A lack of integration, conversation and education around basic health matters leaves a lot of the BAME population with great difficulties when it comes to flagging up or speaking about illness.

When telling extended family members I was met with comments such as “don’t worry we won’t tell anybody what you have” and “it’s all in God’s hands now”, “God will look after you.”

So this leads me to ask, why are we not talking? Why the silence? Why were family members making pacts to keep this health matter our dirty secret?

Saima Thompson and her mum smile and hug each other

Saima and her mum

There are multiple factors at play here. First there is immigrant shame. Ethnic minorities are conditioned to put our heads down and work hard, we don’t discuss our failures openly, we are merely trying to fit in. That’s the truth for me as a second generation Pakistani as those “head-down, work-hard” values have been deeply instilled in me from a young age.

As a result of this BAME people are not visiting their doctors or discussing possible symptoms amongst their families and peers.

I found that when I turned to the internet and its growing online cancer community to find stories like mine, there really weren’t many ethnic minorities giving their accounts of living with cancer.


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This left me feeling isolated and alone as the storytelling was predominantly from white women sharing their breast cancer experiences.

My need was for association and recognition of the difficulties I personally faced on top of a life-changing illness.

I have spoken to the top cancer charities and organisations in the UK and asked the question where are the “brown faces”? The feedback is the same: people are “scared” and “ashamed” to come out.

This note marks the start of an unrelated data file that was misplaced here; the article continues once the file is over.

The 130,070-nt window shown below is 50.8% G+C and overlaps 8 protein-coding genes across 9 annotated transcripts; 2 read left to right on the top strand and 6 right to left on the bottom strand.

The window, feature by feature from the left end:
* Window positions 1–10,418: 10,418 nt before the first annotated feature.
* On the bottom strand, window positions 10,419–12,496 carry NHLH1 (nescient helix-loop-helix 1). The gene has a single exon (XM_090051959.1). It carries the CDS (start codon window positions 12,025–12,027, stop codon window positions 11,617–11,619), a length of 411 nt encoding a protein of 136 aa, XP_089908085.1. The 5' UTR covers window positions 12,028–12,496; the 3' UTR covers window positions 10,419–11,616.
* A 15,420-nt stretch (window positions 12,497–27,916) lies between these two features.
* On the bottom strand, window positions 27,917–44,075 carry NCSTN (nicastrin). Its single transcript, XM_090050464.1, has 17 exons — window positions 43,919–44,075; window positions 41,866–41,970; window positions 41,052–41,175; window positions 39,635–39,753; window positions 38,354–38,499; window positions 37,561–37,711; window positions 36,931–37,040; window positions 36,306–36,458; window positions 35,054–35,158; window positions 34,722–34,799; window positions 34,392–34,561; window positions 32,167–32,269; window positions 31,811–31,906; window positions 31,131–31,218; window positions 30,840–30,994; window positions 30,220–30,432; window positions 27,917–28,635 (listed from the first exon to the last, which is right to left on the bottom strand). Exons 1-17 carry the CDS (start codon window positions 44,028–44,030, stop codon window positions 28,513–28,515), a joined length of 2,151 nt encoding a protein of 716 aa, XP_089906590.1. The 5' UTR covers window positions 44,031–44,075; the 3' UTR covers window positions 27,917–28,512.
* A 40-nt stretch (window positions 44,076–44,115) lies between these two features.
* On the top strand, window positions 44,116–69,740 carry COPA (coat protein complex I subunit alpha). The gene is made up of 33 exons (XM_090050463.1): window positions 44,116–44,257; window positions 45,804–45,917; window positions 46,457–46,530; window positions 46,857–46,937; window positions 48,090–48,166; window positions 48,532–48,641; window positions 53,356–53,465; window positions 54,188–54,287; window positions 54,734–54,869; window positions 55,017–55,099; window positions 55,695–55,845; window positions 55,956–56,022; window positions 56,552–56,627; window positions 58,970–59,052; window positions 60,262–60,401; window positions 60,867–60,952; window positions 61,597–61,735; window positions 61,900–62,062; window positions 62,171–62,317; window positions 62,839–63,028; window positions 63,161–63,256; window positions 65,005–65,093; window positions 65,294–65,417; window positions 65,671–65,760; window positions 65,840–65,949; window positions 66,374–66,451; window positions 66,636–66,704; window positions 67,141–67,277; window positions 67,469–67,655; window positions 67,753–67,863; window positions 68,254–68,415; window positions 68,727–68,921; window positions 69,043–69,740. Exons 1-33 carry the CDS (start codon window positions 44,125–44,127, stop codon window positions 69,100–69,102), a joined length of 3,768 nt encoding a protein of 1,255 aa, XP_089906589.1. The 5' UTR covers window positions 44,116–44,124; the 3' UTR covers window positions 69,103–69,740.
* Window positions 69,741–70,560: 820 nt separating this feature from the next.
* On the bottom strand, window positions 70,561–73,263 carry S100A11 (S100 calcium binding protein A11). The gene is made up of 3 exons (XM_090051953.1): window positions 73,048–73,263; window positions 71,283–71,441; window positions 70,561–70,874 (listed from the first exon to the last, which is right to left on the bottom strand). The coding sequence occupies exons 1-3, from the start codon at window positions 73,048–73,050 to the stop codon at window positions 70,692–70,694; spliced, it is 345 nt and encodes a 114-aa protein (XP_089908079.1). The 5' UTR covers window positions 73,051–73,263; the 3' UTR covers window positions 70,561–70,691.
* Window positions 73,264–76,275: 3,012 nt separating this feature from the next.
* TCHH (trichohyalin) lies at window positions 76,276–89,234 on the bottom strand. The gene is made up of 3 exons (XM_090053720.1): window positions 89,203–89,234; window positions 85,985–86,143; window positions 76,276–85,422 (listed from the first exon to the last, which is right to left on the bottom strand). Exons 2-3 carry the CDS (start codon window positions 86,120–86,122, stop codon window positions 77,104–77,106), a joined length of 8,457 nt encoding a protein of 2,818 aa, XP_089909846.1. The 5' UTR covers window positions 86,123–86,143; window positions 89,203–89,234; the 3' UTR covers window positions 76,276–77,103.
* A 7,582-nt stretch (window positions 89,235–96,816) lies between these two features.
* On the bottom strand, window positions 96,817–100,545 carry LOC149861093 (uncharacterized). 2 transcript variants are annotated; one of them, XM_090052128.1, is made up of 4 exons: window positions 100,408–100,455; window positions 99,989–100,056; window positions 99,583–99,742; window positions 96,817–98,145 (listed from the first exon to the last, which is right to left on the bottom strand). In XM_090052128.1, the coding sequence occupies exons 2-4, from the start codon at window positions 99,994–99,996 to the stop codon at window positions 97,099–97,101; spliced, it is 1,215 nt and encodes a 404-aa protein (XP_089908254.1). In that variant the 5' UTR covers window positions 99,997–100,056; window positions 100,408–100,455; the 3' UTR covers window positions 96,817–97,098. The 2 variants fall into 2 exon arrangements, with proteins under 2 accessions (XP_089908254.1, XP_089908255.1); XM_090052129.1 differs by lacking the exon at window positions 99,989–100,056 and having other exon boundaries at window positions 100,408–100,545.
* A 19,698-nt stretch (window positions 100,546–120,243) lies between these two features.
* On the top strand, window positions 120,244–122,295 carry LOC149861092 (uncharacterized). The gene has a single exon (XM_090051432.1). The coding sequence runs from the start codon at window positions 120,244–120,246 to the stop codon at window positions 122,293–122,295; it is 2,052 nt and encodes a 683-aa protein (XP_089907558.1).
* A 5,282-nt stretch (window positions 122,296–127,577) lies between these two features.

So when it comes to media campaigns you see diversity in faces like a tick-box headcount but there is a distinct lack of storytelling which before my own diagnosis led me to believe that “brown people” didn’t get cancer.

Saima Thompson leans with her arms folded in the wooden doorway of her restaurant Masala Wala Cafe

There are also cultural stigmas around illness – that it is possibly “god’s will.” I have even heard personally that my illness is down to “nazar” (black magic).

This then leaves individuals with a lack of ownership or a supportive health plan to recover, prevent and cure potentially treatable illnesses.

Then there is a genuine language and culture barrier as 28% of people do not even understand what their diagnosis means in the UK. How do we cater to those people and make sure they have the right materials and literature, and can make calm, educated decisions about their future health?

As the proud, supposedly multi-cultural society we are in the UK, why is this not reflected in our healthcare system and communities? The message is simple: ethnic minorities need to have better education and opportunities to integrate. The young people need to speak with their elders and health practitioners need to flag up when patients aren’t understanding or being understood so that ethnic minorities stop dying and suffering unnecessarily from potentially treatable and curable conditions.

Follow Saima’s journey via her Curry and Cancer blog.

Saima is an ambassador of Trekstock, a charity working to get young people in their 20s and 30s moving again, when cancer puts their lives on hold.